2) Greenville has the Reedy River downtown

3) Asheville has the Grove park inn

4) Greenville can't grow like Asheville can because of annexation laws

5) Asheville's main street is not called Main Street (Biltmore Ave)

Being an Asheville native, I find Greenville to be more entertaining than Asheville, it seems as if they put more effort into promoting their downtown.

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I don't think the two cities are similar at all. Asheville is in the mountains, significantly smaller than Greenville, and has much more of an outdoorsy/artsy feel than Greenville. I have heard Asheville called a "baby Portland" before. I think comparisons to Boulder, CO are valid as well.

Greenville is not in the mountains, and is a business and economic center. It has a totally different feel from Asheville, IMO (it feels more like a big city than Asheville). Politically, Greenville is known to be much more conservative but I don't think most people can tell much of a difference.

Greenville does have some great cultural amenities, and the community is very supportive of the arts, but Asheville has been internationally recognized for its arts scene.

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Boulder CO is a great comparison, been to Boulder & of course it is a massive college town, but like I said Asheville still has a large young active population.

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I think most people here agree that Asheville and Greenville are not similar. So if the two cities are not similar, is there another city in SC that compares to Asheville better than Greenville?

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OK, I get it now guys....they are two different animals. I was still surprised at the number of parallels I came up with though.

Thanks so far for the input!

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Hmmm, don't know much about Marietta. What's going on there?

I know a Greenville/Augusta match-up occurred on the Southern USA forum one time before. Not sure if that would be the best match-up though.

I think Huntsville is more of a valid comparison.

I can't really think of anything in SC that compares with Asheville. Perhaps Charleston; geographical differences and size aside, they're both different kinds of cities within their states (and even the South), although Charleston isn't particularly liberal, at least as much as Asheville.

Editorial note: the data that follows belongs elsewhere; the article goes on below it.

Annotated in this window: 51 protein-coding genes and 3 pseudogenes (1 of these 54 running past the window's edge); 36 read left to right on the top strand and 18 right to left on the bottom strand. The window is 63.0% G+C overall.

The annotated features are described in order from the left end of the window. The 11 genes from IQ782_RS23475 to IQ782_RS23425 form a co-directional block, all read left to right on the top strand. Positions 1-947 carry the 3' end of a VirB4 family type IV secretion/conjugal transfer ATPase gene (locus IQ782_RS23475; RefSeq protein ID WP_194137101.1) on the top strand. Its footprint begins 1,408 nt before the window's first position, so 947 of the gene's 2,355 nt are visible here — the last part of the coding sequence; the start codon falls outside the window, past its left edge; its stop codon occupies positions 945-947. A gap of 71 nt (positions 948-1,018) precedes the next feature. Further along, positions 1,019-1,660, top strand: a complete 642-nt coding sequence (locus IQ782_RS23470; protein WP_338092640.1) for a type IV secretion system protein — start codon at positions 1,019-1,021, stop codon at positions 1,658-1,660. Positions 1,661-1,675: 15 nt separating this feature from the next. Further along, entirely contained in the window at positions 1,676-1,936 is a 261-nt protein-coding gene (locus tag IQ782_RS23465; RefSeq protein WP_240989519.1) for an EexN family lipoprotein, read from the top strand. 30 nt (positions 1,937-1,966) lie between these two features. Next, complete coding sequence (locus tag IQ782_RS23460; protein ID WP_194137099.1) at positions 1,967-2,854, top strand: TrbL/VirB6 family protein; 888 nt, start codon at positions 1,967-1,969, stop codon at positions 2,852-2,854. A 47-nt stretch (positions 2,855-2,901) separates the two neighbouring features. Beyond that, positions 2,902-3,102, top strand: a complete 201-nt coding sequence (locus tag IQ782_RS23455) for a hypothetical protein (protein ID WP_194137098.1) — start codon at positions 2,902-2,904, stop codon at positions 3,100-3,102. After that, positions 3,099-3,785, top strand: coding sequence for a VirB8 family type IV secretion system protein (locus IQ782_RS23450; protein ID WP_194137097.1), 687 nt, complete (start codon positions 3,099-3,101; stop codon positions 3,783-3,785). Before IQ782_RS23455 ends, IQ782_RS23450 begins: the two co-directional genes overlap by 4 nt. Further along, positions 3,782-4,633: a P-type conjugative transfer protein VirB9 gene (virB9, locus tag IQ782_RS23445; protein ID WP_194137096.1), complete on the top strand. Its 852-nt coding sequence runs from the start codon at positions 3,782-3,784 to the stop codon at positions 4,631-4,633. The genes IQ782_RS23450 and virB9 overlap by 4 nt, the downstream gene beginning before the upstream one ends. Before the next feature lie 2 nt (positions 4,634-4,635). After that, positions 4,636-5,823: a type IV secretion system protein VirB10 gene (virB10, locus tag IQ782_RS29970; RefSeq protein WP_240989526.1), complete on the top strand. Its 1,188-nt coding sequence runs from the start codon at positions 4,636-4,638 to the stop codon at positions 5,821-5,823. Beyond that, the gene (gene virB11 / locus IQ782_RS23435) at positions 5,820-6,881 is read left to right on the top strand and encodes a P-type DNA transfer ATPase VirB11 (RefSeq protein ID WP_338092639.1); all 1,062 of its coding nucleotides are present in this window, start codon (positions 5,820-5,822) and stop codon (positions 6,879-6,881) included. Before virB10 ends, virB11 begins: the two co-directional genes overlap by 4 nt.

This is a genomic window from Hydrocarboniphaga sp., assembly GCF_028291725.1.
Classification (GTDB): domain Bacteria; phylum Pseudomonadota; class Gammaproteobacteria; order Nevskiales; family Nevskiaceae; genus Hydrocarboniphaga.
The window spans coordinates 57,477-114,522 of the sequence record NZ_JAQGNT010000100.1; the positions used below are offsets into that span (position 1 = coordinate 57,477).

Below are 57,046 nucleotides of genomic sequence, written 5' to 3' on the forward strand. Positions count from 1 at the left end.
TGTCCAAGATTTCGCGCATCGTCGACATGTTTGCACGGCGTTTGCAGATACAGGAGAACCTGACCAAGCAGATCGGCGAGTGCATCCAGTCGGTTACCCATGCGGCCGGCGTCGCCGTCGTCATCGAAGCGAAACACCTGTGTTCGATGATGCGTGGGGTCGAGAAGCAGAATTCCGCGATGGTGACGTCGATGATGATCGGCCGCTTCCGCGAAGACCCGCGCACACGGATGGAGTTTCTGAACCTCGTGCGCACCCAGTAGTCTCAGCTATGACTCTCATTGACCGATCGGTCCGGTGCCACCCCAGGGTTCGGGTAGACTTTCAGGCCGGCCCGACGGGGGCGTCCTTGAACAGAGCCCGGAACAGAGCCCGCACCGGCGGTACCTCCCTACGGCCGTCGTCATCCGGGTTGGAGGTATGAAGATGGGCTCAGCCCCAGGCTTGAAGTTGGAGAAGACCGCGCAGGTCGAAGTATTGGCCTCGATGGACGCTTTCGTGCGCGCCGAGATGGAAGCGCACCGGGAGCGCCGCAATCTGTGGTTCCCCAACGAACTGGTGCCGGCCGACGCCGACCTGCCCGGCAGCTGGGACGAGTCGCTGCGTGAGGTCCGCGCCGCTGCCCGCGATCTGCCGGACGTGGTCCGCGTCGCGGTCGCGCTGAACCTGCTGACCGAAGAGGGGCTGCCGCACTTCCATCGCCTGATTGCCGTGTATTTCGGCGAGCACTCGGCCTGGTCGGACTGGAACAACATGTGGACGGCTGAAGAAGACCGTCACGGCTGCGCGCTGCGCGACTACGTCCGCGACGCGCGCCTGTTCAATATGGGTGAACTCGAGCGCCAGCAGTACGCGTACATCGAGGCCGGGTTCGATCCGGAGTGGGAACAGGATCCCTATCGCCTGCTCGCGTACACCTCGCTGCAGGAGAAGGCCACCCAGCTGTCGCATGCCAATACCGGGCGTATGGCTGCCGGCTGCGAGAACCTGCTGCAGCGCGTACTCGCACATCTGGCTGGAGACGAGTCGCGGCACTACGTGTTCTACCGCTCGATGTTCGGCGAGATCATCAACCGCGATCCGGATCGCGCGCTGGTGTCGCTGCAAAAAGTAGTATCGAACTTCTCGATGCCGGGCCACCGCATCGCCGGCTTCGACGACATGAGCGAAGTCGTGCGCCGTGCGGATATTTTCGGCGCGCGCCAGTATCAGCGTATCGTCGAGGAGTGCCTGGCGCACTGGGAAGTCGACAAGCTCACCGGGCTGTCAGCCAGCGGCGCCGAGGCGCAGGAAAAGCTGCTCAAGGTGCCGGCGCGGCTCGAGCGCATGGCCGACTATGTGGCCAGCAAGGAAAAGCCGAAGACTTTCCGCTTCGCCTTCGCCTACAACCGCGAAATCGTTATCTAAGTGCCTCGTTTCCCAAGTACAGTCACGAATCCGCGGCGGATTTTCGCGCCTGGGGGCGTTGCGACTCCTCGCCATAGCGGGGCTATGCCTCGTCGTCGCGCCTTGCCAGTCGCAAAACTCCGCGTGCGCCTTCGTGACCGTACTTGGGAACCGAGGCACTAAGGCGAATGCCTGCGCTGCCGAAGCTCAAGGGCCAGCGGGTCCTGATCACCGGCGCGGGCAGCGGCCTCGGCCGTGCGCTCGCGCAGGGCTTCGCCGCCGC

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I think most people here agree that Asheville and Greenville are not similar. So if the two cities are not similar, is there another city in SC that compares to Asheville better than Greenville?

Yes. Charleston of the late 80's, pre Hugo. King St, Market St, etc resembled Asheville of today. It was artsy, beatnick and bohemian. Unfortunately unrestrained gentrification has turned the city into a high priced tourist trap full of chain stores now. All of the eclectic places, stores, restaurants and coffee houses, are gone now and replaced by boredom. The only thing left that is interesting is the architecture.

I hope this does not happen to Asheville.

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Does anyone have any pictures of Greenville? I would love to see them. Please post 'em!

There's a whole thread dedicated to Greenville. Have a look:

http://www.urbanplanet.org/forums/index.php?showforum=223

As for the similarities, there are very few. I love to go to Asheville whenever I need some fresh and more liberal views and discussion. I'll leave it at that. :ph34r:

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2) Greenville has the Reedy River downtown
Asheville has the French Broad River downtown, but you almost wouldn't know it. I think the high Smoky Park Bridge has gotten people so used to flying 200 feet above the river that they consider the river itself to be in a deep, inaccessible ravine, which is a pity because it could be such an asset to the city.

There is also the Swannanoa River through Biltmore Village (one of Asheville's "secondary" downtowns.)

The big difference is, though, that these rivers in Asheville are ignored and abused like readheaded stepchildren, surrounded with junkyards, rusty dilapidated sheds, and weedy polluted brownfields rather than celebrated with parks and riverwalks like the Reedy in Greenville.

5) Asheville's main street is not called Main Street (Biltmore Ave)
The streets now called Broadway Street and Biltmore Avenue used to be called Main Street. Actually, Biltmore used to align with Broadway rather than Merrimon, and Broadway (then Main Street) was the major northern thoroughfare in the city until right about when streetcars came onto the scene in the late 19th century.

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No - not Marietta at all, there is nothing in Georgia that is comparable to Greenville, I agree with Krazeeboi - Huntsivlle AL.

teshadoh/Krazeeboi, how do Greeneville and Huntsville compare? I'm not saying that they don't, I just don't see it at a glance. As I have said before, I don't really know Greenville except going though the area via the interstate, but I know Huntsville quite well.